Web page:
imageIn today’s Monday Mulligan we are going back, back to basics. In golf as in life, the basics are where everything starts. The greatest athletes in all sports will tell you that your son must master the basics if he is going to have success.

What are the basics for golf? There are different circumstances but let’s start at the very beginning, the setup. Now the setup has a bunch of factors including grip, stance, ball position and posture. As we have mentioned previously, the setup is critical because it is the only part of the swing routine where your son has 100% control. (photo jennleforge.com)

There is 1 more part of setup and this is the 1 that gives all golfers, including the pros, a fit. Alignment, yep getting your son’s body in position to start his shot on his desired path so the ball ends up where he wants it to be. This is so very basic and critical to hitting successful shots, yet Golf Channel announcer and World Golf Hall of Fame member, Lanny Wadkins, during his coverage of the Champions Tour event here at our beautiful TPC San Antonio Canyons Course this past weekend, said that “every professional golfer struggles with alignment at some point in his career”. Wow! Does that say something about how easy it is to set up incorrectly?

Another “basic” that Lanny brought up during Sunday’s final round was in regards to keeping the head still. S3 and I have discussed many times that the #1 helpful line that could be said to every amateur a million times is “keep your head still”. And this applies to every shot. Yes, there are some player’s heads moving on some driver swings, but a great rule of thumb for all shots in golf is less head movement means better results. So Lanny was talking about Michael Allen, who fell off the winning pace when he missed a short putt on #12 because he really moved his head a lot and this seemed to change his mood to a more negative state. Not good. Well, Michael Allen ended up 3rd or such, but put himself out of the running per the missed putt. (photo pgatour.com)image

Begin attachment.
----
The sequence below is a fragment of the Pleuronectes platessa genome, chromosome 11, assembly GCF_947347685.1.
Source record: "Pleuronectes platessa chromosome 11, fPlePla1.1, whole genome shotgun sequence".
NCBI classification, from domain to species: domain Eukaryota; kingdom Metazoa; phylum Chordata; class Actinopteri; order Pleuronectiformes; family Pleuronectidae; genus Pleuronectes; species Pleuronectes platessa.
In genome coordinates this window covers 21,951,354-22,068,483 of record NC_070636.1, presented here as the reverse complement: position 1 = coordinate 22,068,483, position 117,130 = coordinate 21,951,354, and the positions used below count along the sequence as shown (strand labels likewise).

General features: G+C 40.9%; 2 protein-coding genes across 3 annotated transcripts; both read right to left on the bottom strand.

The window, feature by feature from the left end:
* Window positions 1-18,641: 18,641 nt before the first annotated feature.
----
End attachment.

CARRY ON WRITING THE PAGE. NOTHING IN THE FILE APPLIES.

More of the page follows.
For tee shots, approach shots, chips or putts, keep that head still. Video your son with your phone, give him a visual. This approach works. It makes it real.

Yes, the pros struggle with the basics just like the rest of us. They, however, spend hours on the range getting back to good basics. Something you and your son should keep in mind. When you suggest checking parts of his setup, you may get a response such as, “it’s fine” or “I checked that the other day”. Well, ask him to please check it again right now, particularly if his shots are off. There are times our kids just don’t want to revert back to basics, they just want to swing at all those range balls. Dad and Mom remember, practice without purpose is at best just a social event or at worse, a waste of time.

See you on #1 tee, basically… Sam

Junior Golf: Parent’s Emotions

imageIn today’s Friday Flop Shot we will look at the other emotions that show up on the golf course and that is the emotions of the parents. Your daughter’s emotions are those we think of 1st, but Dad and Mom’s emotions are equally, if not more, important.

Unless you are a caddy or a coach, your contact with your daughter during tournament play is very limited. So how are you able to encourage her during the round? There are several allowable methods: applause, saying good shot or good putt, giving a thumbs up and just showing a nice big smile. Coaching of course, is not allowed by parents and idle chatter is frowned upon and in some cases it is just not allowed. (photo by offcoursegolf.com)

The best rule of thumb for parents is to be very respectful of the rules and when in doubt keep your mouth closed. One of the struggles for many young golfers is maintaining focus, which is not helped by excessive parental chatter. Now this is coming from the Goldfarb Family which is made up of 100% talkers, so please don’t tell me how tough this is to do. We know.